My passive income plan to target £500 a month

Our writer sets out a passive income plan he could use to target a monthly £500 boost to his bank balance without working for it.

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Investing in dividend shares is one of my favourite passive income ideas. A lot of companies have well-established businesses with millions of existing customers. Owning a slice of such a firm and benefiting from its profits is an effortless way for me to increase my earnings. If I wanted to target £500 a month of earnings using this approach, here is the passive income plan I would put into action.

Starting with an end goal

Shares do not all pay dividends. It is up to a company’s board to decide if and when to pay dividends. Usually a company does not pay them unless it is profitable or has strong financial reserves. But even then, they are not guaranteed. For example, a fast-growing company may prefer to invest its profits in research and development rather than paying them out to shareholders.

When a share does pay dividends it is said to have a yield. For example, if I pay £1 for a share and the dividend per share is 2p, the yield is 2%. If I pay 50p for the same share with its 2p per share dividend, the yield is 4%.

So dividend yield is important to help me calculate how much I need to invest to target a certain income from dividends. £500 a month adds up to £6,000 a year. If I invest in shares with an average 10% yield, I will need to spend £60,000 on shares to hit that target. If the average yield is 5%, I will need to invest £120,000.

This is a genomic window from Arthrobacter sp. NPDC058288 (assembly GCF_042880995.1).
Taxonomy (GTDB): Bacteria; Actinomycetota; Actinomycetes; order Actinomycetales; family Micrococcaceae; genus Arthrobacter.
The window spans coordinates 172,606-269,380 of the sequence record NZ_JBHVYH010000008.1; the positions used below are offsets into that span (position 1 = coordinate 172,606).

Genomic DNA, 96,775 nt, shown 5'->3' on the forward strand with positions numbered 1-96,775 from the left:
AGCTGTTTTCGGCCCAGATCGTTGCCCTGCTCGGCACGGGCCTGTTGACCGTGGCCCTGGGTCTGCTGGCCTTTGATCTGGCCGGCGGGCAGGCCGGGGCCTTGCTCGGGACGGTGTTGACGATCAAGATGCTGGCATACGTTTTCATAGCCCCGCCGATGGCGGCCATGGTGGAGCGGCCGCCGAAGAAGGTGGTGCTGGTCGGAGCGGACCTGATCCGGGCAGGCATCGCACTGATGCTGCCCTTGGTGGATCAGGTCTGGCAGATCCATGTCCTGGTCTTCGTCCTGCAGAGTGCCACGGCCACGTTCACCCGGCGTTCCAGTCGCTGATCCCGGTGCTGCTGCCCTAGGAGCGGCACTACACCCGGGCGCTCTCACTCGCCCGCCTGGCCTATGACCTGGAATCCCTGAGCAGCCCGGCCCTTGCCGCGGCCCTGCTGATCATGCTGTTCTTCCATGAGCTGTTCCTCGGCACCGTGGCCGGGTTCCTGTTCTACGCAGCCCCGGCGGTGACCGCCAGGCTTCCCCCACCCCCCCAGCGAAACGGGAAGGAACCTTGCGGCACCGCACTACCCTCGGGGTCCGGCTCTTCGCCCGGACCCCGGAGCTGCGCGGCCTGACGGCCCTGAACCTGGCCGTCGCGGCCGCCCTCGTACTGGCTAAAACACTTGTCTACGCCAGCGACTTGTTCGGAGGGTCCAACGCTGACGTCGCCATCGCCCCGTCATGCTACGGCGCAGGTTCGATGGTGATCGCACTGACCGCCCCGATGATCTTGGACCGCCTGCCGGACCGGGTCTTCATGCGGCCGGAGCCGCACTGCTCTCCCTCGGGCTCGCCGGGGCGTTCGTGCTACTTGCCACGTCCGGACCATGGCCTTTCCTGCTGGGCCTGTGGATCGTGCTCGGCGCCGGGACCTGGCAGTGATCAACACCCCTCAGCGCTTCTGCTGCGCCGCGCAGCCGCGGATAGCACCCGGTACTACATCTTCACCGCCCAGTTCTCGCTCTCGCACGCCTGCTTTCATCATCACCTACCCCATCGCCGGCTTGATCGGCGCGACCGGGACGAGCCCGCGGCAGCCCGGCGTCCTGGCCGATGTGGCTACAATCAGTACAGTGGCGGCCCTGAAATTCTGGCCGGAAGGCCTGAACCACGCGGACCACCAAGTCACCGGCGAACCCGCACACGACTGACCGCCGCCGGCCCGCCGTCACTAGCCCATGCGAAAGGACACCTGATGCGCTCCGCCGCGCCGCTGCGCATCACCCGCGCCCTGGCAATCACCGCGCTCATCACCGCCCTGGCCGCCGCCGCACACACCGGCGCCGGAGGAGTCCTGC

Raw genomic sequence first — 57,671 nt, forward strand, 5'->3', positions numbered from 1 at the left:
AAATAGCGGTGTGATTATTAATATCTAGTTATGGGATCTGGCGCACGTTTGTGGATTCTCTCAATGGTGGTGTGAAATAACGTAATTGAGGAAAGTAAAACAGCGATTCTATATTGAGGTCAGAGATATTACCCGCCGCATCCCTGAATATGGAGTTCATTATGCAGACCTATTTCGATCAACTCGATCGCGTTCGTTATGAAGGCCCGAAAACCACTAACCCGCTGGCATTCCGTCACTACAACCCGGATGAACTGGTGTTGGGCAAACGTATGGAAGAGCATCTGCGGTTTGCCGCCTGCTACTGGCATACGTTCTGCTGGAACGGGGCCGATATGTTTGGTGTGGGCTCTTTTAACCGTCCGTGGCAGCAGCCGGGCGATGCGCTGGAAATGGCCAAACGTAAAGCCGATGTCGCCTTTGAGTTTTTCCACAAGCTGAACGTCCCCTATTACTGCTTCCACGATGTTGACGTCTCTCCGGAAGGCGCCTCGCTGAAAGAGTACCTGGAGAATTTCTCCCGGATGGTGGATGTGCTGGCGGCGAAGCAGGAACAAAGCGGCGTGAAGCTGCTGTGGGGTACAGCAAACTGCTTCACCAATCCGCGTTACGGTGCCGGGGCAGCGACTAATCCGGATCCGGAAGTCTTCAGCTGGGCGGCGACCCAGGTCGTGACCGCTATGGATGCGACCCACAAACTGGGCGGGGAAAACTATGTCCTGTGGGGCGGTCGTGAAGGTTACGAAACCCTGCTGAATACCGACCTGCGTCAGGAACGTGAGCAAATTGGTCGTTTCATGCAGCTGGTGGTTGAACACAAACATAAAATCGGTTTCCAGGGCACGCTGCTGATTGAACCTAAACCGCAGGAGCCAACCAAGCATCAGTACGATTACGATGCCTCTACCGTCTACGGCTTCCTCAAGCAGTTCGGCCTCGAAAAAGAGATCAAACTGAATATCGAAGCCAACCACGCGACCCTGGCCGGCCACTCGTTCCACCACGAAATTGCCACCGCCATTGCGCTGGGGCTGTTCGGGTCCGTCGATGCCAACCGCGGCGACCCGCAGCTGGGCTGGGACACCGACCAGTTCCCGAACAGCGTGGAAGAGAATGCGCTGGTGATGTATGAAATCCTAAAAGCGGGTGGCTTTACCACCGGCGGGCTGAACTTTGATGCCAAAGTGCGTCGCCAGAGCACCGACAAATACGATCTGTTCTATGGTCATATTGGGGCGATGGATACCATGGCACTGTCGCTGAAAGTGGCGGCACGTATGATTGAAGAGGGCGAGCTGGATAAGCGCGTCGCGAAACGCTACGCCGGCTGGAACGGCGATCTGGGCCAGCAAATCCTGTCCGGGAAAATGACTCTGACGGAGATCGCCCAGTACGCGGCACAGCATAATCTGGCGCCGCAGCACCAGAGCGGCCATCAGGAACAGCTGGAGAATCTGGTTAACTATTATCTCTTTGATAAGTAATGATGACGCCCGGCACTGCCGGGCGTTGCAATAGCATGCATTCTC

Dividend yield and risk

Not many shares offer a 10% yield in reality, but some do. However, often that high yield reflects an elevated risk. For example, Diversified Energy yields 10.7% but investors are concerned that gas well clean-up costs could damage its profitability in future. Housebuilder Persimmon pays a thinly covered 10.6% yield, but there is a risk that any downturn in housing demand could lead to a dividend cut at the company.

Not all high-yielding shares have equally high risks, however. Similarly, just because a share yields 5% rather than 10% does not necessarily mean it is lower-risk. So although the average yield affects how much I would need to invest in this passive income plan, it is not my main consideration when choosing shares.

Finding dividend shares for my passive income plan

Instead, my approach hinges on investing in businesses I think could generate substantial profits that could fund big dividends, far into the future. Although higher yields will improve my income streams, I do not invest in any company without looking at both its pros and cons. That includes current and future risks to the business.

I would then spread my money over a diversified range of shares operating in different business areas. That way, the impact on my passive income streams if any one company cuts or cancels its dividend is lower.

Starting on a smaller scale

Investing £120,000 in companies with an average dividend yield of 5%, I think I could hit my monthly passive income target of £500.

But what if I do not have £120,000 to start with? I can simply apply the same passive income plan, on a smaller scale. I can use the funds I do have and target a lower monthly income from buying dividend shares.

Should you invest, the value of your investment may rise or fall and your capital is at risk. Before investing, your individual circumstances should be assessed. Consider taking independent financial advice.

Christopher Ruane has no position in any of the shares mentioned. The Motley Fool UK has no position in any of the shares mentioned. Views expressed on the companies mentioned in this article are those of the writer and therefore may differ from the official recommendations we make in our subscription services such as Share Advisor, Hidden Winners and Pro. Here at The Motley Fool we believe that considering a diverse range of insights makes us better investors.

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